Roy L. Booth, Jr., s/k/a, etc. v. Commonwealth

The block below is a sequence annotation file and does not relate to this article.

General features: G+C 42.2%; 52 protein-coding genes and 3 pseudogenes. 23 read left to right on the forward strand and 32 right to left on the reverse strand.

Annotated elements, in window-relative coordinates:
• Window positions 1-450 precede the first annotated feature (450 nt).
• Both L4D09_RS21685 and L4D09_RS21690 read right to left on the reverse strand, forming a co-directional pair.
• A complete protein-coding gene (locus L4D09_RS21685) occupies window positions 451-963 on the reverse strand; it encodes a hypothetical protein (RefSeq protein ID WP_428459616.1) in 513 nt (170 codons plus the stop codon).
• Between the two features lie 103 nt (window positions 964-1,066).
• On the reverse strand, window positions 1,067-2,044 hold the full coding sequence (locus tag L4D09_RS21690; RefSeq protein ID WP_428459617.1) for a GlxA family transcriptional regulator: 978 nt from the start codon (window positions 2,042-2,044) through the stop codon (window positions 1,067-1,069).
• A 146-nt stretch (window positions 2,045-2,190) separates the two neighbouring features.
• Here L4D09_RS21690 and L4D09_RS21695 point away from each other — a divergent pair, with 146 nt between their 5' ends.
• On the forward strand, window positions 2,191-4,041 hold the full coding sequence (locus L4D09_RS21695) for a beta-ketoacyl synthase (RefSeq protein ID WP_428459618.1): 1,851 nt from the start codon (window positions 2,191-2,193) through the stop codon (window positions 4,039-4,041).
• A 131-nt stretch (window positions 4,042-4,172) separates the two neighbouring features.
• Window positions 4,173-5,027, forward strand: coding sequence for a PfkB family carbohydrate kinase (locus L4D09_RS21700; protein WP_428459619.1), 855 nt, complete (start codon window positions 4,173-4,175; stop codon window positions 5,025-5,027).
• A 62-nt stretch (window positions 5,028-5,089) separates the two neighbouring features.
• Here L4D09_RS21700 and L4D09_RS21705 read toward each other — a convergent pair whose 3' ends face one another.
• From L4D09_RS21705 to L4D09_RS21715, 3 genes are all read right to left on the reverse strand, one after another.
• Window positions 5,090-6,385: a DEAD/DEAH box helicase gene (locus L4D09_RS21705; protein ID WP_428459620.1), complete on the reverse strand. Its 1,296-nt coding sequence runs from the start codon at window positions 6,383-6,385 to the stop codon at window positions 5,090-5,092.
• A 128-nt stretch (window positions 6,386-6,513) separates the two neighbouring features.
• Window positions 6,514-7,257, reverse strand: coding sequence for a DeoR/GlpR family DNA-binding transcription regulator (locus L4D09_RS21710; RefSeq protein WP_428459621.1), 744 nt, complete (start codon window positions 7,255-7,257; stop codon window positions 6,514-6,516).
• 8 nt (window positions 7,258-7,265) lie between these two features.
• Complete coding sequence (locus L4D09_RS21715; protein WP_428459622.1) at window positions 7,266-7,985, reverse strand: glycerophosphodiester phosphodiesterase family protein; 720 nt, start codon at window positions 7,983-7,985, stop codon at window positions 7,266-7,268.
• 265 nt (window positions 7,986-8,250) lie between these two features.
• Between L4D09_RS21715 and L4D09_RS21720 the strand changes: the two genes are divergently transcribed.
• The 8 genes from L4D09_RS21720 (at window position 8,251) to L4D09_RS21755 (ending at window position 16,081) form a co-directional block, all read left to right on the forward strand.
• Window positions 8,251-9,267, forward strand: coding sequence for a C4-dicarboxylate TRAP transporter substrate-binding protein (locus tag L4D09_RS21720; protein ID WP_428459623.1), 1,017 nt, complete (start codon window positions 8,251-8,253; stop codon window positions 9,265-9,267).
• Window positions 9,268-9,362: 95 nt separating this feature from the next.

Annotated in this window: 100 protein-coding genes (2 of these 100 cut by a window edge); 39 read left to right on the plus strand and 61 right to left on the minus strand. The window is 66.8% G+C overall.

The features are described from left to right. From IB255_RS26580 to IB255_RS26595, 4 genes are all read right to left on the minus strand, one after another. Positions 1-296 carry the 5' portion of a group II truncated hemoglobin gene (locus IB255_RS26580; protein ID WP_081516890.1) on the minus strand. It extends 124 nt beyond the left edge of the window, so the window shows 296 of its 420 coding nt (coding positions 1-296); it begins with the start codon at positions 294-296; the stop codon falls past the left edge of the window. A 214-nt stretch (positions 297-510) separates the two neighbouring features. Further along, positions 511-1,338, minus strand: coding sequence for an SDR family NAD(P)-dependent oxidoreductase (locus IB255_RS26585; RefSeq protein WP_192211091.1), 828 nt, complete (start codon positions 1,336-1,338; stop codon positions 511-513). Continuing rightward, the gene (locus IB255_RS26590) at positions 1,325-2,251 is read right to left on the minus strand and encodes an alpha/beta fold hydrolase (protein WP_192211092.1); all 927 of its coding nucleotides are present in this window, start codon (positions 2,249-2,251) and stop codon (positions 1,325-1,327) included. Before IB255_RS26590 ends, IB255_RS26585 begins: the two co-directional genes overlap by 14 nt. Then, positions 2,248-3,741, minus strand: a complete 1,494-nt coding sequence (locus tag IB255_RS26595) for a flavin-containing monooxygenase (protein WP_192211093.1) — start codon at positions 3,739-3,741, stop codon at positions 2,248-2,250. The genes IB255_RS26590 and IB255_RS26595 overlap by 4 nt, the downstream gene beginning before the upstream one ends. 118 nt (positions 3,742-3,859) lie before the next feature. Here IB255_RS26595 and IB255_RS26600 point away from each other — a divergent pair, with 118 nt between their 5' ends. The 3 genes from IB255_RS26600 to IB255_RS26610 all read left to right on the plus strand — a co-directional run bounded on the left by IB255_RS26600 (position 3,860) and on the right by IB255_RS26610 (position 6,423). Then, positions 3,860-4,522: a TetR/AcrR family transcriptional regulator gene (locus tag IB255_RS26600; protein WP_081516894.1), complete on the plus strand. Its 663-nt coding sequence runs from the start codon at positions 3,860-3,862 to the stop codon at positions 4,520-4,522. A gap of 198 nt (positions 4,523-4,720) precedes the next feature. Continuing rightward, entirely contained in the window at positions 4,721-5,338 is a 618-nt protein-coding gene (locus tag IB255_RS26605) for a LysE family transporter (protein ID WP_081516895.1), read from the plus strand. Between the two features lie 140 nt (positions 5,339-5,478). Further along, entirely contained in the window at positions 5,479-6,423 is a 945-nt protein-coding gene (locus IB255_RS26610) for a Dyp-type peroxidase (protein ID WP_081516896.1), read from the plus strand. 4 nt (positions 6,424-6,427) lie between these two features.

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COURT OF APPEALS OF VIRGINIA Present: Judges Benton, Humphreys and Senior Judge Coleman Argued at Chesapeake, Virginia ROY L. BOOTH, JR., S/K/A ROY LINDSEY BOOTH, JR. v. Record No. 0413-03-1 MEMORANDUM OPINION* BY JUDGE ROBERT J. HUMPHREYS OCTOBER 19, 2004 COMMONWEALTH OF VIRGINIA FROM THE CIRCUIT COURT OF THE CITY OF PORTSMOUTH Dean W. Sword, Jr., Judge Nathan A. Chapman (Law Office of William B. Parkhurst, P.C., on brief), for appellant. Richard B. Smith, Senior Assistant Attorney General (Jerry W. Kilgore, on brief), for appellee. Roy Lindsey Booth, Jr. appeals his conviction, following a jury trial, for possession of a firearm after conviction of a violent felony, in violation of Code § 18.2-308.2. Booth argues that the trial court erred in admitting evidence concerning his related murder conviction, contending that the admission of this evidence was unfairly prejudicial. For the reasons that follow, we affirm Booth s conviction. On February 7, 2002, the Grand Jury for the City of Portsmouth indicted Booth for one count of murder, one count of use of a firearm in the commission of a felony, and one count of possession of a firearm after having been convicted of a violent felony. All of these charges stemmed from the December 4, 2001 shooting of Melissa Tanner. Booth was tried and convicted on the charges of murder and use of a firearm in the commission of a felony. The * Pursuant to Code § 17.1-413, this opinion is not designated for publication. Moreover, as this opinion has no precedential value, we recite only those facts necessary to our holding. Commonwealth later tried Booth for the charge of possessing a firearm after having been convicted of a violent felony.1 Prior to this second trial, Booth moved in limine to exclude any evidence related to the underlying murder, contending that the prejudicial effect of that evidence would outweigh its probative value. After extended discussion, the trial court ruled, I can t deal with it in any kind of theoretical way, other than to say that we ll just have to . . . see what the evidence is and rule on it at that point in time, whatever objections are made. In opening argument, the prosecutor told the jury that Keith Barnes would testify that Booth had a gun and used it while committing a homicide. In response, Booth s attorney argued to the jury that the evidence will show Barnes can t be trusted, that the gun had no fingerprints, and that the proof only amounted to the testimony of one person saying, I saw him with a gun. At trial, over Booth s objection, Barnes testified that Booth shot Melissa Tanner with a handgun in a car. On cross-examination, Booth sought to establish that Barnes was not credible and proved that Barnes had once possessed the gun. Over Booth s objection, the trial judge also allowed the Commonwealth to introduce certain types of evidence relating to the underlying murder, including: (1) a photograph of the crime scene; (2) the bullets and bullet casings recovered from the crime scene; (3) testimony describing the location from which the bullets were retrieved; (4) testimony describing the crime scene; (5) testimony describing the events leading up to and including the shooting; and (6) testimony concerning the relationship between Booth and the murder victim. Booth now contends that the trial court abused its discretion in admitting this evidence. Every fact, however remote or insignificant, that tends to establish the probability or improbability of a fact in issue, is factually relevant and admissible. Walker v. Commonwealth, 1 Booth had been previously convicted of statutory burglary, which is defined as a violent felony under Code § 17.1-805. -2- 258 Va. 54, 68, 515 S.E.2d 565, 573 (1999). On the other hand, [e]vidence that is factually relevant must nevertheless be excluded if its probative value is substantially outweighed by the danger of unfair prejudice. Id. The responsibility for balancing the competing considerations of probative value and prejudice rests in the sound discretion of the trial court. The exercise of that discretion will not be disturbed on appeal in the absence of a clear abuse. Spencer v. Commonwealth, 240 Va. 78, 90, 393 S.E.2d 609, 617 (1990). We find no abuse of discretion in the case at bar. Initially, we recognize that, [a]s a rule, evidence of other criminal conduct is inadmissible because it may confuse the issues being tried and cause undue prejudice to the defendant. Burley v. Commonwealth, 29 Va. App. 140, 144, 510 S.E.2d 265, 267 (1999) (quoting Guill v. Commonwealth, 255 Va. 134, 138, 495 S.E.2d 489, 491 (1998)). The prejudice that this rule is designed to prevent occurs if the fact finder is permitted to infer that, because an accused has previously committed a crime . . . the accused has a propensity to commit crime, or a particular type of crime and, therefore, committed the crime for which he or she is being tried. Rodriguez v. Commonwealth, 18 Va. App. 277, 280, 443 S.E.2d 419, 422 (1994) (en banc) (citing Wilson v. Commonwealth, 16 Va. App. 213, 220, 429 S.E.2d 229, 233 (1993)). It is equally true, however, that evidence of other criminal conduct is admissible if it tends to prove any relevant element of an offense charged. Id. (emphasis added). Indeed, the Supreme Court of Virginia has consistently held that: [e]vidence of other offenses is admitted if it shows the conduct and feeling of the accused toward his victim, if it establishes their prior relations, or if it tends to prove any relevant element of the offense charged. Such evidence is permissible in cases . . . where the evidence is connected with or leads up to the offense for which the accused is on trial. Also, testimony of other crimes is admissible where the other crimes constitute a part of the general scheme of which the crime charged is a part. Frequently it is impossible to give a connected statement showing the crime charged without incidental reference to such contemporaneous and similar crimes -3- and where there is only such incidental disclosure of other offenses. Kirkpatrick v. Commonwealth, 211 Va. 269, 272, 176 S.E.2d 802, 805 (1970) (citations omitted) (emphases added). So, for example, if a man be indicted for murder, and there be proof that the instrument of death was a pistol; proof, that that instrument belonged to another man, that it was taken from his house on the night preceding the murder, that the prisoner was there on that night, and that the pistol was seen in his possession on the day of the murder, just before the fatal act committed, is undoubtedly admissible, although it has the tendency to prove the prisoner guilty of a larceny. Such circumstances constitute a part of the transaction; and whether they are perfectly innocent in themselves, or involve guilt, makes no difference, as to their bearing on the main question which they are adduced to prove. Id. at 273, 176 S.E.2d at 805-06 (quoting Walker v. Commonwealth, 28 Va. (1 Leigh) 574, 576-77 (1829)). Here, in order to support a conviction pursuant to Code § 18.2-308.2(A), the Commonwealth not only had to prove Booth s previous conviction for a violent felony, but it also had to prove that Booth knowingly and intentionally possess[ed] or transport[ed] any firearm thereafter. See Code § 18.2-308.2. In order to prove that Booth violated the provisions of this statute, any direct or circumstantial evidence tending to prove Booth possessed a firearm is relevant and would be admissible unless the prejudicial effect of that evidence outweighs its probative value. And, because the murder was committed with a firearm, circumstantial evidence tending to prove Booth was the person who committed the murder is also probative of the fact that Booth possessed a firearm. Thus, the circumstantial evidence that Booth committed the murder was highly relevant to prove that he possessed a firearm. The Commonwealth also introduced direct evidence of possession specifically, Barnes testimony that Booth possessed a firearm. And, because the defense had challenged the credibility of Barnes, the eyewitness providing direct evidence of Booth s possession, the -4- circumstantial evidence that Booth committed the murder with a firearm was highly relevant to prove Barnes credibility. Here, the evidence corroborated Barnes by tending to prove that Booth was the person who possessed the .380 firearm involved in the murder. We conclude, therefore, that it was permissible for the Commonwealth to utilize this evidence because it proved both that Booth possessed a firearm and also that Barnes was a credible witness. The Commonwealth s evidence of possession was inextricably intertwined with evidence establishing that Booth committed the underlying murder. The Commonwealth, however, offered the challenged evidence as circumstantial proof that Booth possessed the gun on the date in question, and not for the prohibited purpose of showing a predisposition on the part of the accused to commit crime. Glover v. Commonwealth, 3 Va. App. 152, 161, 348 S.E.2d 434, 441 (1986). Moreover, it was proper that the chain of events . . . should be unbroken. Kirkpatrick, 211 Va. at 276, 176 S.E.2d at 807. As the Supreme Court of Virginia has long recognized, Booth had no right to have the evidence sanitized so as to deny the jury knowledge of all but the immediate crime for which he [was] on trial. The fact-finder [was] entitled to all of the relevant and connected facts, including those which followed the commission of the crime on trial, as well as those which preceded it; even though they may [have shown] the defendant guilty of other offenses. Burley, 29 Va. App. at 147, 510 S.E.2d at 268-69 (quoting Scott v. Commonwealth, 228 Va. 519, 526-27, 323 S.E.2d 572, 577 (1984)); see also Glover, 3 Va. App. at 161, 348 S.E.2d at 440 ( [I]f such evidence tends to prove any other relevant fact of the offense charged, and is otherwise admissible, it will not be excluded merely because it also shows him to have been guilty of another crime. (quoting Williams v. Commonwealth, 203 Va. 837, 841, 127 S.E.2d 423, 426 (1962))). Thus, the mere fact that the challenged evidence tended to show that Booth committed murder does not negate its relevance as to the charge for possession of a firearm by a -5- convicted felon, nor does it automatically render that evidence unfairly prejudicial. The trial judge did not clearly abuse his discretion in concluding that the probative value of this evidence outweighed its potential prejudicial effect. For these reasons, we find no abuse of discretion on the part of the trial court, and we therefore affirm Booth s conviction. Affirmed. -6-